A little cloudMonday, February 07, 2011
There is a little cloud that follows me around. Some days it's a fluffy white wisp of a thing that floats high in the sky; I can almost forget it's there. Some days it is oppressive and black and heavy and terrifying.
My mum, she of the recipe book, is ill. She has cancer. And not of the "oh they caught it early, she's a fighter, she'll be fine" variety. That's what we said eleven years ago, and for nine years, it was true. She was a Breast Cancer Survivor.
But nearly two years ago she was working in a chalet in the French Alps with my dad (oh, did I mention my parents are awesome?) and had a sore hip, for what turned out to be completely unrelated reasons. Her physio friend, for whom I am thankful every day, suggested an x-ray "just in case". Something funny showed up that the French doctor n'aimait pas. Scrambled flights back and forth and several scans later, and she was diagnosed with secondary breast cancer in her bones. BOOM.
Secondary breast cancer is a funny beast. It cannot be cured, but it can be managed, sometimes for years. We don't talk about "battling cancer", we talk about "living with cancer". It's a cycle of drugs and scans and results and and more drugs and more scans and more results that goes on and on until they run out of drugs that work. Waiting for scan results is the worst. It even has a name: the dreaded Scanxiety.
Sometimes the scan results are bad, triggering a flurry of action. Tumours in the liver, chemo again, another trip to the wig shop. Sometimes they're good. The chemo is working, the tumours are shrinking. Then it's back to the waiting, and hoping. The cloud floats higher and higher until it's just a hovering presence at the edge of your vision. But it still casts a shadow, a subtle change in the light.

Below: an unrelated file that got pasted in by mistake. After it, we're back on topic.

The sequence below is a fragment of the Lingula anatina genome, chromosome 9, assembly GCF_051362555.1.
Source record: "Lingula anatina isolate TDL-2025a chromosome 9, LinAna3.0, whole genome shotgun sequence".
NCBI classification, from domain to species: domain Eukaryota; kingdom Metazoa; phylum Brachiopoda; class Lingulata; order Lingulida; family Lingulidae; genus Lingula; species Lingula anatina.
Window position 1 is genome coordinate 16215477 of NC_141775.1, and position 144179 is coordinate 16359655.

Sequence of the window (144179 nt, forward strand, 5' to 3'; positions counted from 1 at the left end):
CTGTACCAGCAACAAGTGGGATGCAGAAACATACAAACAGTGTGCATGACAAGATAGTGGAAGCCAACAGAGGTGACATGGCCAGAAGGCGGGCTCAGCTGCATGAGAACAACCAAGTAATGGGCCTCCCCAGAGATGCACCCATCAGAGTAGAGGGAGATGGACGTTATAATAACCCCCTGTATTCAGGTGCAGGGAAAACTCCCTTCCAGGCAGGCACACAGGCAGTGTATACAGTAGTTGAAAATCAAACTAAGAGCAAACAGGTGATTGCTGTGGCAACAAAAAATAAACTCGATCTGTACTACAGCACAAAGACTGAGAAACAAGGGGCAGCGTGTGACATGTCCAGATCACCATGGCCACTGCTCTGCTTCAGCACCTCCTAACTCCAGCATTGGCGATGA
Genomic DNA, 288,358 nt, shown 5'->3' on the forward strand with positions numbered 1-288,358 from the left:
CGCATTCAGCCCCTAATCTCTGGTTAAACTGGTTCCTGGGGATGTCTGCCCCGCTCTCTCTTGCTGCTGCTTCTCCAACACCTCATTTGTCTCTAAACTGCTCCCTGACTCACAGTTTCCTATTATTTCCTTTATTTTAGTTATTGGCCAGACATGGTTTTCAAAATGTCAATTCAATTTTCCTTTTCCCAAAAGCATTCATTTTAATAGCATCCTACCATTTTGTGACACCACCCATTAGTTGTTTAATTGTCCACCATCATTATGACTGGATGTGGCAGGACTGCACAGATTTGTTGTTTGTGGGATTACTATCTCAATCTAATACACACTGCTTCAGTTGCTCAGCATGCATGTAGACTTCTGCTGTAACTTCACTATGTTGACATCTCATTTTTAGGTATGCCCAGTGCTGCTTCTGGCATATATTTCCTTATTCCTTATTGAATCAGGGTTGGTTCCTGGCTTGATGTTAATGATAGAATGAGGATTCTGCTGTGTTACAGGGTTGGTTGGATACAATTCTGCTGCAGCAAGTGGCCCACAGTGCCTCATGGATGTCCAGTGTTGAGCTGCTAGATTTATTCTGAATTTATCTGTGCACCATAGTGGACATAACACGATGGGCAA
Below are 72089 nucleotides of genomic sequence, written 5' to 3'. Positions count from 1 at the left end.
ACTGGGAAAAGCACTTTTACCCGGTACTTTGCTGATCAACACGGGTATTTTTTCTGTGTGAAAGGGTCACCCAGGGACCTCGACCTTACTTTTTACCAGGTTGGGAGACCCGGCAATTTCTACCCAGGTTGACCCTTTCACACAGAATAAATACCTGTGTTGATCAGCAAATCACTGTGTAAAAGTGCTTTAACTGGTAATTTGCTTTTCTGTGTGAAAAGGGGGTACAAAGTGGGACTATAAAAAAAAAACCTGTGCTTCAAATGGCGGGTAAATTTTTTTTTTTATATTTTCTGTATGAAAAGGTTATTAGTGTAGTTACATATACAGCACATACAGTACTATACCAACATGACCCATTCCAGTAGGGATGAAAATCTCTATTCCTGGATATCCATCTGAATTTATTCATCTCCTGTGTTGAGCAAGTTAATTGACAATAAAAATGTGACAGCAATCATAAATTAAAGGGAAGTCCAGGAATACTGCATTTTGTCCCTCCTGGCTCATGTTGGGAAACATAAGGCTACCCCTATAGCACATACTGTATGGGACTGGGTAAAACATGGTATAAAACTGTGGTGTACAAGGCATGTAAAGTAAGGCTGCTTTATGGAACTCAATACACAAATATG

In some ways the future is more certain now. There is no cure. That is our reality. But it's the when, the how long, the horrible questions to which there are no answers. Ok, nobody knows when their time will come. You could get hit by a bus tomorrow, bla bla bla. But most of the time, you don't think about your own mortality. You don't walk around thinking, I wonder if I'll die this year, or maybe next year. I wonder if I'll see my son get married, or hold my grandchildren, or see Paris again.
But all we can do is keep positive. Such a cliché, but there's a reason for that. Think of life in manageable chunks, don't think about the long-term. Try not to let the weight of that cloud pull your life in a different direction - hold firm to your path. Sometimes it's easier said than done, but hey. All you can do is try.
Last year, there was one day that broke through the clouds like a bright shaft of sunlight. We had a beautiful day on the beach with all of our family and friends. Drink was taken, dancing was sweaty and abandoned, and everywhere you looked were massive cheesy grins. Oh, and the Hubster and I got hitched, which was nice.
Your wedding is just one day. I get that. And it's not, contrary to what the WIC tells us, the Happiest Day Of Your Life (at least I hope not, I wasn't planning on peaking at 26!). But when the storm is raging, and the sky is black, I hold that day in my hand and my heart. And it helps.
So if I ever seem a little sad or sorry for myself, or overly-sentimental when I talk about the wedding, or my family, well. I hope you'll forgive me. I just didn't want to go any further with this blogging thing without explaining, because that little cloud will always be hanging around, casting its shadow over my thoughts and words.
But I'm my mother's daughter, so there will no doubt be plenty of irreverent nonsense on here too, and I'll try to keep the boring cancer chat to a minimum. I mean, if talking about the wedding ever gets tiring (I know, it's almost unimaginable, but you never know), then there's always shoes. And Rob Lowe. And pizza. All those things that make life worth living.
Images: 1. Michael Casker's Pet Cloud series 2. Cloud mobile from leptitpapillon on etsy 3. Print from evajuliet's beautiful etsy shop 4. Picture of happiness by Lillian and Leonard. See how the light shines through the clouds?